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“You know your garden’s organic when you’re fighting the bugs for your share,” Bryon said. If that’s the case, he has serious street cred because today he had to rip out all of his tatsoi greens and about a third of what was left of the kale. This was after an aggressive spray and displace campaign. The beetles who laughed at the Neem oil were ripped out, along with most of these greens, and fed to the chickens. We managed to salvage enough to freeze seven quarts of tatsoi greens and several of kale.

The tomatoes are ripening slowly. Most of them are green, with not even a hint of orange, pink, or

We have plenty of apples to look forward to, and some of these weigh down the branches.

Bryon made 25 quarts of pickled beets. These are cylindrica beets.

After a potato flowers, it forms a bud. When the bud turns a faded tan color and the plant begins to die back, it means the potatoes are in the process of maturing. Once the plant fully dies back, wait two weeks if you want to save the potatoes for storage so the skins can grow thicker. After you pull them out of the dirt, store them unwashed in a dark, dry place so the skins can harden.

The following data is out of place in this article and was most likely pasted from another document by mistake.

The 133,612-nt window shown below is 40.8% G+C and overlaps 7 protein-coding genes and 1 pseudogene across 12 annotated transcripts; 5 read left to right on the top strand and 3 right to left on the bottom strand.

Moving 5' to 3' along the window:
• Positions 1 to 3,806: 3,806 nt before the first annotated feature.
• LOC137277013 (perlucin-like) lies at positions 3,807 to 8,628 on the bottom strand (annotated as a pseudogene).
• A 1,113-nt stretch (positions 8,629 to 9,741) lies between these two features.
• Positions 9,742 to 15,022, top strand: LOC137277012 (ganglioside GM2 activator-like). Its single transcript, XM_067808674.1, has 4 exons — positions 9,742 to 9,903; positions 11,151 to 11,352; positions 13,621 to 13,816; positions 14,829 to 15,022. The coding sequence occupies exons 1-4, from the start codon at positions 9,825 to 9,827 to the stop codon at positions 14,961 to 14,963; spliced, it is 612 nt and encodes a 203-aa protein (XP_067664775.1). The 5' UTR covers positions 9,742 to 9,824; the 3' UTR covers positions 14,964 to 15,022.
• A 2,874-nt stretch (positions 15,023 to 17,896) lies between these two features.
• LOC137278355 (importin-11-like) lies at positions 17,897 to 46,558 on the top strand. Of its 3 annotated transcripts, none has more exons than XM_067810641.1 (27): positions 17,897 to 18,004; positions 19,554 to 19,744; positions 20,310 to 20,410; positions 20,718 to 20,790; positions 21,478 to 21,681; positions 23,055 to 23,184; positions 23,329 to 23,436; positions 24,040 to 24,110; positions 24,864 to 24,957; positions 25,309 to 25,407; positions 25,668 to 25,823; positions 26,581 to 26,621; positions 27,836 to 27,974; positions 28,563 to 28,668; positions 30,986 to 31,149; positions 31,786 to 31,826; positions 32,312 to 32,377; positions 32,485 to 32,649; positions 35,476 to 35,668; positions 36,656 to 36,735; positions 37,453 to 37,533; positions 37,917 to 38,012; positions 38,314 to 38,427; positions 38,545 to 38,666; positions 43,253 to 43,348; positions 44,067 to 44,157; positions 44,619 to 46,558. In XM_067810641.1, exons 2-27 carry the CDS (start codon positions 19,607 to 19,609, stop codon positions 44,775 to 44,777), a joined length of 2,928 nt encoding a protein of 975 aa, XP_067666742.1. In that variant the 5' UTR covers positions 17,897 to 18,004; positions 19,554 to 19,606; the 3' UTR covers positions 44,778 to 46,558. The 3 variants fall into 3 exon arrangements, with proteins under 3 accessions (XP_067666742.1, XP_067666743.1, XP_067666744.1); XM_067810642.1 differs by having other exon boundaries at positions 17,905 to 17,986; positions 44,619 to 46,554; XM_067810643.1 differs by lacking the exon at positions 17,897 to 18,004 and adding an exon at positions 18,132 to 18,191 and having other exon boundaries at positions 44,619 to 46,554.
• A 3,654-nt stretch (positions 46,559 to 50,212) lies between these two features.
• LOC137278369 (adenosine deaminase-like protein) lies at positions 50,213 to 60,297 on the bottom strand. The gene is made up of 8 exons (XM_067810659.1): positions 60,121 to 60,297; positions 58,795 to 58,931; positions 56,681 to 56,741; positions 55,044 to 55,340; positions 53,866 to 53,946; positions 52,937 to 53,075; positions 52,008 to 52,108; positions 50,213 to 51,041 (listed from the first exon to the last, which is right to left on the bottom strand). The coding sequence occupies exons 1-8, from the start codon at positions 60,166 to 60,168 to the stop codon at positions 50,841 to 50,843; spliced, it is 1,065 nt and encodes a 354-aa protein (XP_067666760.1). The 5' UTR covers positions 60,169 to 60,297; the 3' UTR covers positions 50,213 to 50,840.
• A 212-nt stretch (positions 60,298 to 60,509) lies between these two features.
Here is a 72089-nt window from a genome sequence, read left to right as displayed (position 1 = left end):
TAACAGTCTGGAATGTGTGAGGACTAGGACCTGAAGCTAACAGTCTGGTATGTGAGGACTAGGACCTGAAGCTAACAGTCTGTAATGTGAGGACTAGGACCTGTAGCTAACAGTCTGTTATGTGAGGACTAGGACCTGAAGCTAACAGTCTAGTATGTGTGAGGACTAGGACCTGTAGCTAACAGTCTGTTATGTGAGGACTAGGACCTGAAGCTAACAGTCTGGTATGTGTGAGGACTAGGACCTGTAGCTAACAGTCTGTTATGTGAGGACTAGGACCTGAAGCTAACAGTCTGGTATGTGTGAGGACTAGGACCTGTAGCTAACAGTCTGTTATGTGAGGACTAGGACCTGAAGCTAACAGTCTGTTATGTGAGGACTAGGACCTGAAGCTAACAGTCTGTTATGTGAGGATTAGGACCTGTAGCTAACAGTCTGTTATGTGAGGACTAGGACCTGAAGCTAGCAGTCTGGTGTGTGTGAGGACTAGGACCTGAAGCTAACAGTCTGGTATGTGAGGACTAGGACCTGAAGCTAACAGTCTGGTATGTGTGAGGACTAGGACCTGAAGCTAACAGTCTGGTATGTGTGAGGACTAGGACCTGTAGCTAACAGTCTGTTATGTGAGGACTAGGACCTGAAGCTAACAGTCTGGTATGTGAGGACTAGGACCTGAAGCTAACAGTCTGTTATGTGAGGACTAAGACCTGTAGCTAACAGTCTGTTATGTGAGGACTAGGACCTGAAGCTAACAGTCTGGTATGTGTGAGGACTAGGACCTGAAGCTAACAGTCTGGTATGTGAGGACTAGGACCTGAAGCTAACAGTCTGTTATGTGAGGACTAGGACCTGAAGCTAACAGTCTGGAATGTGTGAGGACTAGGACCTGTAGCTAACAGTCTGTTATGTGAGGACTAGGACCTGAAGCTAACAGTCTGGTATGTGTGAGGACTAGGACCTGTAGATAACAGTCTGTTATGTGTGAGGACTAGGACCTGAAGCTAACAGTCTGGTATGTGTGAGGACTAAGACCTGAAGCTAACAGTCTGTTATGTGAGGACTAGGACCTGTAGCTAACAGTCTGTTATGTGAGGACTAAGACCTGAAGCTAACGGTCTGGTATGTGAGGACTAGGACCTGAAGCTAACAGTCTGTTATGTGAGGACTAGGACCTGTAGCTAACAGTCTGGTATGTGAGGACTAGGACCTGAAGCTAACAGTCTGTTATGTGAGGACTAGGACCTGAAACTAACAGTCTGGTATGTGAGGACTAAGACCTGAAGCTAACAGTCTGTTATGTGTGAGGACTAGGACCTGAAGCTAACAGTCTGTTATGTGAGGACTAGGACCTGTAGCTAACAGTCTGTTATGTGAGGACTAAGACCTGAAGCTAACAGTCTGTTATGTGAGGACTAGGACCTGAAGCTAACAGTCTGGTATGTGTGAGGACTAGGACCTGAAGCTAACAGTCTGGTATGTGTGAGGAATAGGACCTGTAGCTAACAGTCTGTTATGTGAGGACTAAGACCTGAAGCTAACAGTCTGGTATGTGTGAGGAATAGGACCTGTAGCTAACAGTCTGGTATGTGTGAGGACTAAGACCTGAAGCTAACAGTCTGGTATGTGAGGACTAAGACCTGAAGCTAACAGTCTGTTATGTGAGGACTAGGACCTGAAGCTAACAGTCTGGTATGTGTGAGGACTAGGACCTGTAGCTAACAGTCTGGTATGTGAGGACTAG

The greens–and the bugs that have made themselves at home on them–will be fed to the chickens.

We have competition from not only birds, but also squirrels and gophers who appreciate the dining opportunities Bryon provides.

We use these as we would use pumpkins, which also grow in the garden.

Another unwelcome visitor:  a weed.

The large one’s name is Ralph. The other tomatoes say that Ralph is destined for somebody’s hamburger. That is. So. Cruel.

Rosie was less camera-shy than usual.

Today Bryon harvested 6-7 plants, or roughly 12-15 pounds of potatoes.

We think the boys will be home by the time the tomatoes ripen. This is a good thing.

The chickens broke into the garden today to sample some of the bugs–and veggies–that would soon be coming to the coop.

Green zebra tomatoes, not quite ripe yet. We’re waiting for a slight yellow color.